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Terrestrial Adaptations - living on land poses different problems from living in water –Plants require structural specializations Roots and shoots –Shoots.

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Presentation on theme: "Terrestrial Adaptations - living on land poses different problems from living in water –Plants require structural specializations Roots and shoots –Shoots."— Presentation transcript:

1 Terrestrial Adaptations - living on land poses different problems from living in water –Plants require structural specializations Roots and shoots –Shoots »Leaves – photosynthesis and gas exchange »Stems – transport water up and sap down –Roots – absorb water and dissolved minerals.. Chapter 16 - Plants, Fungi, and the Move onto Land

2 Alga Surrounding water supports the alga Whole alga performs Photosynthesis; absorbs water, CO 2, and minerals from the water Leaves are main photosynthetic organs Gametangia protect gametes from dehydration; female gametangia protect developing embryos Cuticle reduces water loss Stomata allow gas exchange between plant and atmosphere Lignin hardens cell walls Shoot supports plant; may perform photosynthesis Vascular tissues transport water, minerals, and sugars; provide support Roots anchor plant; mycorrhizae (root/fungus associations) help absorb water and minerals from the soil)

3 True root, stems, and leaves have vascular tissue that form “veins” in the tissues. Xylem – transports water and minerals through dead cells that form “straws” in the tissue Phloem – living cells that transport sap (sugars in water) throughout the plant..

4 Cenozoic Mesozoic Paleozoic Charophyceans (a group of green algae) Bryophytes (e.g., mosses) Seedless vascular plants (e.g., ferns) Gymnosperms (e.g., conifers) Angio- sperms Origin of plants Early vascular plants First seed plants Diversification of flowering plants Plant Diversity

5 Nonvascular Plants – Bryophytes No vascular tissue, must be low to ground, live in moist areas, no true roots, stems, or leaves  Mosses – the most familiar..

6 Plants, including mosses, have two distinct versions of the plant –The gametophyte, which produces gametes –The sporophyte, which produces spores (phyte = plant)..

7 Spores n Mitosis Sporophyte 2n Mitosis Gametes (sperm and eggs) n Fertilization Zygote 2n Mitosis Spore capsule Meiosis Gametophyte n Haploid Diploid The life cycle of a moss exhibits an alternation of generations

8 Seedless Vascular Plants - Ferns Have vascular tissue; true roots, stems, and leaves; do not produce seeds; have flagellated sperm that swim to ovule

9 Seed Plants – Gymnosperms & Angiosperms Seed – embryonic plant with food supply packaged in a protective coat..

10 Gymnosperms - Conifers Most all are evergreens; produce seed cones and pollen cones; sporophyte generation is more prominent than the gametophyte generation..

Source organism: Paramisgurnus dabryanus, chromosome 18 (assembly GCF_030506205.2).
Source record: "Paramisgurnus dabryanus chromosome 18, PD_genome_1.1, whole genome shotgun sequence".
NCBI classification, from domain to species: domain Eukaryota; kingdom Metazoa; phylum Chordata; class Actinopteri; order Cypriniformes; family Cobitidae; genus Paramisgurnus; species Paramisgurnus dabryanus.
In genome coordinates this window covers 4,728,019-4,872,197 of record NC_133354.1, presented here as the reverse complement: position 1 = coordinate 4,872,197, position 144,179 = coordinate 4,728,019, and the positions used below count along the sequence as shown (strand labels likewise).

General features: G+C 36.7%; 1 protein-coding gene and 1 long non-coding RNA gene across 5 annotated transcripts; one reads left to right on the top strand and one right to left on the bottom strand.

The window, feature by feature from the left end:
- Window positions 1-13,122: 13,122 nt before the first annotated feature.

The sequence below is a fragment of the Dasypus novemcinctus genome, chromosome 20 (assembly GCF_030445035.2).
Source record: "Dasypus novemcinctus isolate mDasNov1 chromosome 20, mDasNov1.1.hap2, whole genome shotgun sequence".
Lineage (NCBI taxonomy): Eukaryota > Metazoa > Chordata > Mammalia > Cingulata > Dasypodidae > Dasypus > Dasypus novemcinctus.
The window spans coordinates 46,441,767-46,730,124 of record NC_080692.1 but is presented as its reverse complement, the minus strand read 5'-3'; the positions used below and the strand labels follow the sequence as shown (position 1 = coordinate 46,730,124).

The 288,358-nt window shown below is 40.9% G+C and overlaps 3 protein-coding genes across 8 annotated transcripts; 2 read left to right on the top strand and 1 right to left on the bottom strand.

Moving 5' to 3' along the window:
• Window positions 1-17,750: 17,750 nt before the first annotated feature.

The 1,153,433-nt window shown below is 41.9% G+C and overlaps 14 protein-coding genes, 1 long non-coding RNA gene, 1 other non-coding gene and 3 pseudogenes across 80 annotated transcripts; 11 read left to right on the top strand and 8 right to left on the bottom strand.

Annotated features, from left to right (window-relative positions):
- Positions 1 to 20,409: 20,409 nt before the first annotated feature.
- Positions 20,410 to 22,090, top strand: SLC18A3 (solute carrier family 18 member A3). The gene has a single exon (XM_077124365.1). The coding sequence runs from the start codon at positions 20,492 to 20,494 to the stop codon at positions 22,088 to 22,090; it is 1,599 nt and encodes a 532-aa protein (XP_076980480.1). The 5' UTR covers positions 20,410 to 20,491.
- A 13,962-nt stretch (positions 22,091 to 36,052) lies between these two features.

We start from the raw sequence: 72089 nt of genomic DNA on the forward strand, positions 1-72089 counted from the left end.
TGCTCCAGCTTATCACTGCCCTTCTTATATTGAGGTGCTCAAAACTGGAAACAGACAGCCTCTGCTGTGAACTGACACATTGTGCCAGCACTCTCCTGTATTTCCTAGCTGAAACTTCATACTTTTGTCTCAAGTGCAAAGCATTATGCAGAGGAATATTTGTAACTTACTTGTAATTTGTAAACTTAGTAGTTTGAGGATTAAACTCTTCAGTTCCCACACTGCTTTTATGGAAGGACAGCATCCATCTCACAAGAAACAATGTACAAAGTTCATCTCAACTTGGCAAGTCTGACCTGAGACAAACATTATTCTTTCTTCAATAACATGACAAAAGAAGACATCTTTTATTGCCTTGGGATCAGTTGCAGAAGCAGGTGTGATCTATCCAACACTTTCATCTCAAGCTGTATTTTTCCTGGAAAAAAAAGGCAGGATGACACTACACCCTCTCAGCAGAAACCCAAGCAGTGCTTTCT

11 Pollen grain –Is actually the much-reduced male gametophyte –Fertilizes the female gametophyte Ovule –Contain the female gametophyte –Will develop into the seed..

12 Angiosperms –Supply nearly all our food and much of our fiber for textiles More efficient water transport and the evolution of the flower help account for the success of the angiosperms

13 Integuments Spore (a) Ovule Haploid (n) Diploid (2n) Pollen tube Pollen grain (male gametophyte) Female gametophyte Egg nucleus Discharged sperm nucleus (b) Fertilized ovule Seed coat (derived from integuments) Food supply (derived from female gametophyte tissue) Spore case Embryo (new sporophyte) (c) Seed.. A characteristic of angiosperms is double fertilization One sperm nucleus fertilizes and egg in the female gametophyte = zygote One sperm nucleus fertilizes another cell in the female gametophyte (not the egg) = endosperm This synchronizes the development of the embryo and the food reserves. The entire ovule develops in to a seed.

14 Mature sporophyte plant with flowers Germinated pollen grain (male gametophyte) on stigma of carpel Anther at tip of stamen Pollen tube growing down style of carpel Ovary (base of carpel) Embryo sac (female gametophyte) Egg Sperm nuclei Fertilization Endosperm Zygote Embryo (sporophyte) Fruit (develops from ovary) Seed (develops from ovule) Seed Germinating seed Sporophyte seedling Haploid (n) Diploid (2n).. Ovule Life cycle of Angiosperms

15 The dominant stage of the angiosperms is a sporophyte with gametophytes in its flowers Stamen Anther Filament Ovule Petal Pistil Stigma Style Ovary Sepal Contains female gametophyte.. Contains male gametophyte = pollen

16 Flower Sepals = outer whorl of modified leaves; protection Petals = second whorl of modified leaves; bright, showy; attract pollinators Stamen = anther & filament; produces pollen – the male gametophyte Pistil = stigma, style, & ovary with ovules; ovules contain the female gametophyte Fruit = ripened ovary usually containing seeds..


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